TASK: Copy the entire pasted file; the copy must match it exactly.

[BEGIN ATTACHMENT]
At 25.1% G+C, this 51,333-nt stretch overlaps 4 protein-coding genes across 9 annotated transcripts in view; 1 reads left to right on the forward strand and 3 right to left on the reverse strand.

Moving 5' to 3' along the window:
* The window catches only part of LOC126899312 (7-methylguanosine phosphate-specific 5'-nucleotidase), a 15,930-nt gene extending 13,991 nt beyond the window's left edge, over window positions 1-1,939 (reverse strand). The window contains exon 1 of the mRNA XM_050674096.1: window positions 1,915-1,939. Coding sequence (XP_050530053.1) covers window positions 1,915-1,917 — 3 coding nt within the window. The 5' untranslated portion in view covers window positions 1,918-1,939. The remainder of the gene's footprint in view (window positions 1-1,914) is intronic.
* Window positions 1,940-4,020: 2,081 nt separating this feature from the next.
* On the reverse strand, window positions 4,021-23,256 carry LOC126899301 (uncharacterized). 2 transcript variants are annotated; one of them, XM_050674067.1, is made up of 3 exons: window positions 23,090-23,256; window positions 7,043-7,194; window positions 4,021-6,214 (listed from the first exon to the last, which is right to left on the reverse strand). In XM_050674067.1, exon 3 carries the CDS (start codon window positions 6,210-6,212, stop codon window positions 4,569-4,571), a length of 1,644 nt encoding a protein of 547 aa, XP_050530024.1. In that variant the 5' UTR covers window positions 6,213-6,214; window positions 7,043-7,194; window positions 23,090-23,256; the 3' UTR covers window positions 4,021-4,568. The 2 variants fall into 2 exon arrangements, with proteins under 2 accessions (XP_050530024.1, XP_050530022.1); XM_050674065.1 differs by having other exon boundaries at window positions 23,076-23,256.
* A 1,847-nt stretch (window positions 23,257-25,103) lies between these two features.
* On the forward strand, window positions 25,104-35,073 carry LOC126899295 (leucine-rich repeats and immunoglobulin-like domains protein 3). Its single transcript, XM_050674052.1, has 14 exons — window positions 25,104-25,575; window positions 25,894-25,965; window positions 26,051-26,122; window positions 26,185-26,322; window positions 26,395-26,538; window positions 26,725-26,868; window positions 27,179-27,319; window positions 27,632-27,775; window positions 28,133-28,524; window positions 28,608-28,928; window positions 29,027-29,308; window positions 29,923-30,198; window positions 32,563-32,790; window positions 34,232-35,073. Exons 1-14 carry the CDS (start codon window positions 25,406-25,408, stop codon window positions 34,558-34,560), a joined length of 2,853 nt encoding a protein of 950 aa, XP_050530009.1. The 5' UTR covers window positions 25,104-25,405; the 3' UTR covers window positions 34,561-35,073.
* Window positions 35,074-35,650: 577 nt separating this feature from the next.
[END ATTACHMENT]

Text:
At 25.1% G+C, this 51,333-nt stretch overlaps 4 protein-coding genes across 9 annotated transcripts in view; 1 reads left to right on the forward strand and 3 right to left on the reverse strand.

Moving 5' to 3' along the window:
* The window catches only part of LOC126899312 (7-methylguanosine phosphate-specific 5'-nucleotidase), a 15,930-nt gene extending 13,991 nt beyond the window's left edge, over window positions 1-1,939 (reverse strand). The window contains exon 1 of the mRNA XM_050674096.1: window positions 1,915-1,939. Coding sequence (XP_050530053.1) covers window positions 1,915-1,917 — 3 coding nt within the window. The 5' untranslated portion in view covers window positions 1,918-1,939. The remainder of the gene's footprint in view (window positions 1-1,914) is intronic.
* Window positions 1,940-4,020: 2,081 nt separating this feature from the next.
* On the reverse strand, window positions 4,021-23,256 carry LOC126899301 (uncharacterized). 2 transcript variants are annotated; one of them, XM_050674067.1, is made up of 3 exons: window positions 23,090-23,256; window positions 7,043-7,194; window positions 4,021-6,214 (listed from the first exon to the last, which is right to left on the reverse strand). In XM_050674067.1, exon 3 carries the CDS (start codon window positions 6,210-6,212, stop codon window positions 4,569-4,571), a length of 1,644 nt encoding a protein of 547 aa, XP_050530024.1. In that variant the 5' UTR covers window positions 6,213-6,214; window positions 7,043-7,194; window positions 23,090-23,256; the 3' UTR covers window positions 4,021-4,568. The 2 variants fall into 2 exon arrangements, with proteins under 2 accessions (XP_050530024.1, XP_050530022.1); XM_050674065.1 differs by having other exon boundaries at window positions 23,076-23,256.
* A 1,847-nt stretch (window positions 23,257-25,103) lies between these two features.
* On the forward strand, window positions 25,104-35,073 carry LOC126899295 (leucine-rich repeats and immunoglobulin-like domains protein 3). Its single transcript, XM_050674052.1, has 14 exons — window positions 25,104-25,575; window positions 25,894-25,965; window positions 26,051-26,122; window positions 26,185-26,322; window positions 26,395-26,538; window positions 26,725-26,868; window positions 27,179-27,319; window positions 27,632-27,775; window positions 28,133-28,524; window positions 28,608-28,928; window positions 29,027-29,308; window positions 29,923-30,198; window positions 32,563-32,790; window positions 34,232-35,073. Exons 1-14 carry the CDS (start codon window positions 25,406-25,408, stop codon window positions 34,558-34,560), a joined length of 2,853 nt encoding a protein of 950 aa, XP_050530009.1. The 5' UTR covers window positions 25,104-25,405; the 3' UTR covers window positions 34,561-35,073.
* Window positions 35,074-35,650: 577 nt separating this feature from the next.